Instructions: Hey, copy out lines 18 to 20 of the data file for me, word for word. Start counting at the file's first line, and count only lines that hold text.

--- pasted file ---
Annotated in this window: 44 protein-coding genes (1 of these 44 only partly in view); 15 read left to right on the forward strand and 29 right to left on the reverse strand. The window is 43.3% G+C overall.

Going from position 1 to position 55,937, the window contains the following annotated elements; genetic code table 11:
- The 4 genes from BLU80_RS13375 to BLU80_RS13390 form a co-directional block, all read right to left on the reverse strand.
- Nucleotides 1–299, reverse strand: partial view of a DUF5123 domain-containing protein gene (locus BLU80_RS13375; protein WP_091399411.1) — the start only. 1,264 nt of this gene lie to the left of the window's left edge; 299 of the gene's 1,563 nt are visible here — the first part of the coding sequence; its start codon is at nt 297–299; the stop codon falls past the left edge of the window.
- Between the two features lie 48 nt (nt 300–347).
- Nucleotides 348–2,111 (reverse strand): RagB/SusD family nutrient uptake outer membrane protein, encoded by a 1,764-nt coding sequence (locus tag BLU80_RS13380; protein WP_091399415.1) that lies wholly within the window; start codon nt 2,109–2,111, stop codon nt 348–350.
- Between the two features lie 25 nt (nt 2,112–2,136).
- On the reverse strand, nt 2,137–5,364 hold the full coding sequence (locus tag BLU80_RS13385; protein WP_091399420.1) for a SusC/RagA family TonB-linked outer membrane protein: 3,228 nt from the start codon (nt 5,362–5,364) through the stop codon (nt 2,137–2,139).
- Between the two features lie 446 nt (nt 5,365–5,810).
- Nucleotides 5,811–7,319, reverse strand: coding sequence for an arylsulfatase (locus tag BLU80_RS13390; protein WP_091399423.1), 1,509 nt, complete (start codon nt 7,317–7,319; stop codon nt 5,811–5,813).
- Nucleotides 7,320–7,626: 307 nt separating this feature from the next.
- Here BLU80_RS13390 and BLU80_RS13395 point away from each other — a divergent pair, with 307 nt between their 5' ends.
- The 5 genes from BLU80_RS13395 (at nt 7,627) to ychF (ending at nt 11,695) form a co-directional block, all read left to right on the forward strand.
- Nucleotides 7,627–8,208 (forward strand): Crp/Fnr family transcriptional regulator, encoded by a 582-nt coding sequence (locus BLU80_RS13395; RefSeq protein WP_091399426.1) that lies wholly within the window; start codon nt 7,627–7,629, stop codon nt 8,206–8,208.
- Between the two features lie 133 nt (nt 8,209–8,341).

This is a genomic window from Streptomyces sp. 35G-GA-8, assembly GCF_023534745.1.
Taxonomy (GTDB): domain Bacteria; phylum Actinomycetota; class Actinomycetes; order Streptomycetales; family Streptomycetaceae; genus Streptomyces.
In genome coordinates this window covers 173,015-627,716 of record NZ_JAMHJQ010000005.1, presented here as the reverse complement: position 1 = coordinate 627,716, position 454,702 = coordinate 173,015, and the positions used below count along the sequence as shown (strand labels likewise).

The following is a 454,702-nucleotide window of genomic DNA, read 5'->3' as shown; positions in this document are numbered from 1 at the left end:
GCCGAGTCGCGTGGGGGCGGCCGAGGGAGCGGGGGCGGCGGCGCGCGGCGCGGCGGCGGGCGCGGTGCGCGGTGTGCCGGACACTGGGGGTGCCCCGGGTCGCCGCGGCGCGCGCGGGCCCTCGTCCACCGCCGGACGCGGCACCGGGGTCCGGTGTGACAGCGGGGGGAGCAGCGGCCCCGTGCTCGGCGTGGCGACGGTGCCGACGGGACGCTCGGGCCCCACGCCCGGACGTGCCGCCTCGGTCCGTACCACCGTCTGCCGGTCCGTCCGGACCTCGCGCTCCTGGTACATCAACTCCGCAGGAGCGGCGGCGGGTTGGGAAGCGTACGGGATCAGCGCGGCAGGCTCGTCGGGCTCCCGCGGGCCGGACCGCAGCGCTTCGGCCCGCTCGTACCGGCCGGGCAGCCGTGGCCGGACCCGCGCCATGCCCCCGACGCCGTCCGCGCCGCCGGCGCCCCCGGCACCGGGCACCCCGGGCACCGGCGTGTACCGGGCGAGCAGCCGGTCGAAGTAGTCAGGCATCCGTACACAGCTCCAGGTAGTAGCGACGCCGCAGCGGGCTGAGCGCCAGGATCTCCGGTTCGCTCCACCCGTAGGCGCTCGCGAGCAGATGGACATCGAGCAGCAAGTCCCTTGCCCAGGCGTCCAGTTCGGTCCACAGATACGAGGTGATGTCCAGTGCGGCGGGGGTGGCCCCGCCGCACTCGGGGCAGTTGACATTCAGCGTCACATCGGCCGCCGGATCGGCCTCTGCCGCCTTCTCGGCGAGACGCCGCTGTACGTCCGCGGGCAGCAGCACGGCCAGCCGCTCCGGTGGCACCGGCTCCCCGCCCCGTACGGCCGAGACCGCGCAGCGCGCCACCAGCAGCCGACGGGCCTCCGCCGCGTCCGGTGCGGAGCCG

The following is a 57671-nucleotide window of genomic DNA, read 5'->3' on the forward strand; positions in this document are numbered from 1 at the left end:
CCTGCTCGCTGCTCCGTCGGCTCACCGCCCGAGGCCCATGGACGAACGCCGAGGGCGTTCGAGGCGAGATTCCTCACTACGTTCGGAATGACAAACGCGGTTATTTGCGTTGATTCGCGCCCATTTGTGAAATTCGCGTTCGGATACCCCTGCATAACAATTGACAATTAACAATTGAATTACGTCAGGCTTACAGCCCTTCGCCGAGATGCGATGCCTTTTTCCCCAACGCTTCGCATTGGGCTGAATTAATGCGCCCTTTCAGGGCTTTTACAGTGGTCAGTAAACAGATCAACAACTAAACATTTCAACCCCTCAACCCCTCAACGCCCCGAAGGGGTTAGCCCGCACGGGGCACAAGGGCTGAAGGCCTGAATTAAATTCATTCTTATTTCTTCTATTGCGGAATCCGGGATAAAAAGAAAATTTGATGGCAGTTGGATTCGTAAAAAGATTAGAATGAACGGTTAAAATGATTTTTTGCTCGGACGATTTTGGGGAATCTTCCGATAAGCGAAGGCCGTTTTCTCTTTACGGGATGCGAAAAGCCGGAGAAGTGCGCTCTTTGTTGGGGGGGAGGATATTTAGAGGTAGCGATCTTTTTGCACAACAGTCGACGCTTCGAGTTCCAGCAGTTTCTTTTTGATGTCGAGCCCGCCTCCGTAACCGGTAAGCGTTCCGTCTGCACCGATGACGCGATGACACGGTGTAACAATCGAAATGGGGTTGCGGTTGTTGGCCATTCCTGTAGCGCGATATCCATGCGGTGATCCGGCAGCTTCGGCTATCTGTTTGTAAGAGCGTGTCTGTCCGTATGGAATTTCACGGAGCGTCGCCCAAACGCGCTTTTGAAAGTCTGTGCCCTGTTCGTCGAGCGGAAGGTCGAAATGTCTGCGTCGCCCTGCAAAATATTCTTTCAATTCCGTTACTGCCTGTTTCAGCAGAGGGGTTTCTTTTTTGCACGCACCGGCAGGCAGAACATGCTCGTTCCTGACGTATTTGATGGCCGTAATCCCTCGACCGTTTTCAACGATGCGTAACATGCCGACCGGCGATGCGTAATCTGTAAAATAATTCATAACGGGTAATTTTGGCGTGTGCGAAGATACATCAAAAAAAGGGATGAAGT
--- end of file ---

In genome coordinates this window covers 173,015-627,716 of record NZ_JAMHJQ010000005.1, presented here as the reverse complement: position 1 = coordinate 627,716, position 454,702 = coordinate 173,015, and the positions used below count along the sequence as shown (strand labels likewise).

The following is a 454,702-nucleotide window of genomic DNA, read 5'->3' as shown; positions in this document are numbered from 1 at the left end:
GCCGAGTCGCGTGGGGGCGGCCGAGGGAGCGGGGGCGGCGGCGCGCGGCGCGGCGGCGGGCGCGGTGCGCGGTGTGCCGGACACTGGGGGTGCCCCGGGTCGCCGCGGCGCGCGCGGGCCCTCGTCCACCGCCGGACGCGGCACCGGGGTCCGGTGTGACAGCGGGGGGAGCAGCGGCCCCGTGCTCGGCGTGGCGACGGTGCCGACGGGACGCTCGGGCCCCACGCCCGGACGTGCCGCCTCGGTCCGTACCACCGTCTGCCGGTCCGTCCGGACCTCGCGCTCCTGGTACATCAACTCCGCAGGAGCGGCGGCGGGTTGGGAAGCGTACGGGATCAGCGCGGCAGGCTCGTCGGGCTCCCGCGGGCCGGACCGCAGCGCTTCGGCCCGCTCGTACCGGCCGGGCAGCCGTGGCCGGACCCGCGCCATGCCCCCGACGCCGTCCGCGCCGCCGGCGCCCCCGGCACCGGGCACCCCGGGCACCGGCGTGTACCGGGCGAGCAGCCGGTCGAAGTAGTCAGGCATCCGTACACAGCTCCAGGTAGTAGCGACGCCGCAGCGGGCTGAGCGCCAGGATCTCCGGTTCGCTCCACCCGTAGGCGCTCGCGAGCAGATGGACATCGAGCAGCAAGTCCCTTGCCCAGGCGTCCAGTTCGGTCCACAGATACGAGGTGATGTCCAGTGCGGCGGGGGTGGCCCCGCCGCACTCGGGGCAGTTGACATTCAGCGTCACATCGGCCGCCGGATCGGCCTCTGCCGCCTTCTCGGCGAGACGCCGCTGTACGTCCGCGGGCAGCAGCACGGCCAGCCGCTCCGGTGGCACCGGCTCCCCGCCCCGTACGGCCGAGACCGCGCAGCGCGCCACCAGCAGCCGACGGGCCTCCGCCGCGTCCGGTGCGGAGCCG